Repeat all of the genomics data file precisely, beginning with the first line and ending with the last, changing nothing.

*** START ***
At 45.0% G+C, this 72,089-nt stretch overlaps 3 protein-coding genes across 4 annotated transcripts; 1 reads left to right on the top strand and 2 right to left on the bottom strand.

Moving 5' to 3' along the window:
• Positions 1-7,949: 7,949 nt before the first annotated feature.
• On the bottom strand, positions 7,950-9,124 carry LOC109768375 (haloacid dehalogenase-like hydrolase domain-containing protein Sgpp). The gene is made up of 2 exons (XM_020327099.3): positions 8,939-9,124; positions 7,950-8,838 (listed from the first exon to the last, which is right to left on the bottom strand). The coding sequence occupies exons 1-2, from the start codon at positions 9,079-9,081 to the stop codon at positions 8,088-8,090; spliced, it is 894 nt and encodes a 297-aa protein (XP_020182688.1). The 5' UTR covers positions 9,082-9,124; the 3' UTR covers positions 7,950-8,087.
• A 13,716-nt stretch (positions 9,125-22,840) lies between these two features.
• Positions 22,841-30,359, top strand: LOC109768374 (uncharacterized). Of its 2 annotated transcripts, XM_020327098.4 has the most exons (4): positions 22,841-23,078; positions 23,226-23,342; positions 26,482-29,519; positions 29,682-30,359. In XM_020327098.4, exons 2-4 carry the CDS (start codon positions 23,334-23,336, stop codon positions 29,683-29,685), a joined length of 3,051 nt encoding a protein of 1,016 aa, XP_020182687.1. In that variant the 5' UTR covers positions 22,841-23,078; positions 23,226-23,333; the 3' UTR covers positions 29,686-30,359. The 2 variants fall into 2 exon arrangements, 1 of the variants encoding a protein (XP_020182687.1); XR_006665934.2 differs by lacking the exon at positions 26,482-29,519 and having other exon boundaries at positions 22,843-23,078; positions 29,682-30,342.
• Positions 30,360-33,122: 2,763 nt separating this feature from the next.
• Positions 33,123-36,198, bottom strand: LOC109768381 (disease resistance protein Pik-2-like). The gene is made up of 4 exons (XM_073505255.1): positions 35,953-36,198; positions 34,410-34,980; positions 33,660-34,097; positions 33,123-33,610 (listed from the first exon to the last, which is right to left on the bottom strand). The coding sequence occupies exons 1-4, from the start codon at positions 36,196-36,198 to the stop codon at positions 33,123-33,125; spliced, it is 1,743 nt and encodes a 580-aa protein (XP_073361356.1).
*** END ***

At 45.0% G+C, this 72,089-nt stretch overlaps 3 protein-coding genes across 4 annotated transcripts; 1 reads left to right on the top strand and 2 right to left on the bottom strand.

Moving 5' to 3' along the window:
• Positions 1-7,949: 7,949 nt before the first annotated feature.
• On the bottom strand, positions 7,950-9,124 carry LOC109768375 (haloacid dehalogenase-like hydrolase domain-containing protein Sgpp). The gene is made up of 2 exons (XM_020327099.3): positions 8,939-9,124; positions 7,950-8,838 (listed from the first exon to the last, which is right to left on the bottom strand). The coding sequence occupies exons 1-2, from the start codon at positions 9,079-9,081 to the stop codon at positions 8,088-8,090; spliced, it is 894 nt and encodes a 297-aa protein (XP_020182688.1). The 5' UTR covers positions 9,082-9,124; the 3' UTR covers positions 7,950-8,087.
• A 13,716-nt stretch (positions 9,125-22,840) lies between these two features.
• Positions 22,841-30,359, top strand: LOC109768374 (uncharacterized). Of its 2 annotated transcripts, XM_020327098.4 has the most exons (4): positions 22,841-23,078; positions 23,226-23,342; positions 26,482-29,519; positions 29,682-30,359. In XM_020327098.4, exons 2-4 carry the CDS (start codon positions 23,334-23,336, stop codon positions 29,683-29,685), a joined length of 3,051 nt encoding a protein of 1,016 aa, XP_020182687.1. In that variant the 5' UTR covers positions 22,841-23,078; positions 23,226-23,333; the 3' UTR covers positions 29,686-30,359. The 2 variants fall into 2 exon arrangements, 1 of the variants encoding a protein (XP_020182687.1); XR_006665934.2 differs by lacking the exon at positions 26,482-29,519 and having other exon boundaries at positions 22,843-23,078; positions 29,682-30,342.
• Positions 30,360-33,122: 2,763 nt separating this feature from the next.
• Positions 33,123-36,198, bottom strand: LOC109768381 (disease resistance protein Pik-2-like). The gene is made up of 4 exons (XM_073505255.1): positions 35,953-36,198; positions 34,410-34,980; positions 33,660-34,097; positions 33,123-33,610 (listed from the first exon to the last, which is right to left on the bottom strand). The coding sequence occupies exons 1-4, from the start codon at positions 36,196-36,198 to the stop codon at positions 33,123-33,125; spliced, it is 1,743 nt and encodes a 580-aa protein (XP_073361356.1).